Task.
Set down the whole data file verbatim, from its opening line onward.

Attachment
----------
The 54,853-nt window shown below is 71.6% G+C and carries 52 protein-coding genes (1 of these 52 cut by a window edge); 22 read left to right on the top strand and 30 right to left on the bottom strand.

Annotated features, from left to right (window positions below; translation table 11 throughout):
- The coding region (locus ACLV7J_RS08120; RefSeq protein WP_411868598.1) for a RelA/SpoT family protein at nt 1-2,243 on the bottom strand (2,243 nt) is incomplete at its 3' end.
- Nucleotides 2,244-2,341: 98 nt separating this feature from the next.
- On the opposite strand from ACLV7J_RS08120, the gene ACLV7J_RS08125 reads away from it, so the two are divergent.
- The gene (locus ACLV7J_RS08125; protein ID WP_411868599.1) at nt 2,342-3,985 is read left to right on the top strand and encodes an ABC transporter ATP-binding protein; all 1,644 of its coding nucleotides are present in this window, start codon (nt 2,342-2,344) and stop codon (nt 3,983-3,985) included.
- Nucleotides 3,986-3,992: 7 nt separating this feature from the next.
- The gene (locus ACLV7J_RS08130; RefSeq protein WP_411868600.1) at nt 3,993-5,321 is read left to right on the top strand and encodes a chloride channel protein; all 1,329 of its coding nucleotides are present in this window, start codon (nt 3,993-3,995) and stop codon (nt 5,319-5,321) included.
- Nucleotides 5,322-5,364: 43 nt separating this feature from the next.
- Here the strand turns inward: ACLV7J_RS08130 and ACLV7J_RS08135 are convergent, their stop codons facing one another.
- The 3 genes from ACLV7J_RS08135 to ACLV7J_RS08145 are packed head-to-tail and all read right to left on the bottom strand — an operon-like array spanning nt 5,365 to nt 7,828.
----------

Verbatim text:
The 54,853-nt window shown below is 71.6% G+C and carries 52 protein-coding genes (1 of these 52 cut by a window edge); 22 read left to right on the top strand and 30 right to left on the bottom strand.

Annotated features, from left to right (window positions below; translation table 11 throughout):
- The coding region (locus ACLV7J_RS08120; RefSeq protein WP_411868598.1) for a RelA/SpoT family protein at nt 1-2,243 on the bottom strand (2,243 nt) is incomplete at its 3' end.
- Nucleotides 2,244-2,341: 98 nt separating this feature from the next.
- On the opposite strand from ACLV7J_RS08120, the gene ACLV7J_RS08125 reads away from it, so the two are divergent.
- The gene (locus ACLV7J_RS08125; protein ID WP_411868599.1) at nt 2,342-3,985 is read left to right on the top strand and encodes an ABC transporter ATP-binding protein; all 1,644 of its coding nucleotides are present in this window, start codon (nt 2,342-2,344) and stop codon (nt 3,983-3,985) included.
- Nucleotides 3,986-3,992: 7 nt separating this feature from the next.
- The gene (locus ACLV7J_RS08130; RefSeq protein WP_411868600.1) at nt 3,993-5,321 is read left to right on the top strand and encodes a chloride channel protein; all 1,329 of its coding nucleotides are present in this window, start codon (nt 3,993-3,995) and stop codon (nt 5,319-5,321) included.
- Nucleotides 5,322-5,364: 43 nt separating this feature from the next.
- Here the strand turns inward: ACLV7J_RS08130 and ACLV7J_RS08135 are convergent, their stop codons facing one another.
- The 3 genes from ACLV7J_RS08135 to ACLV7J_RS08145 are packed head-to-tail and all read right to left on the bottom strand — an operon-like array spanning nt 5,365 to nt 7,828.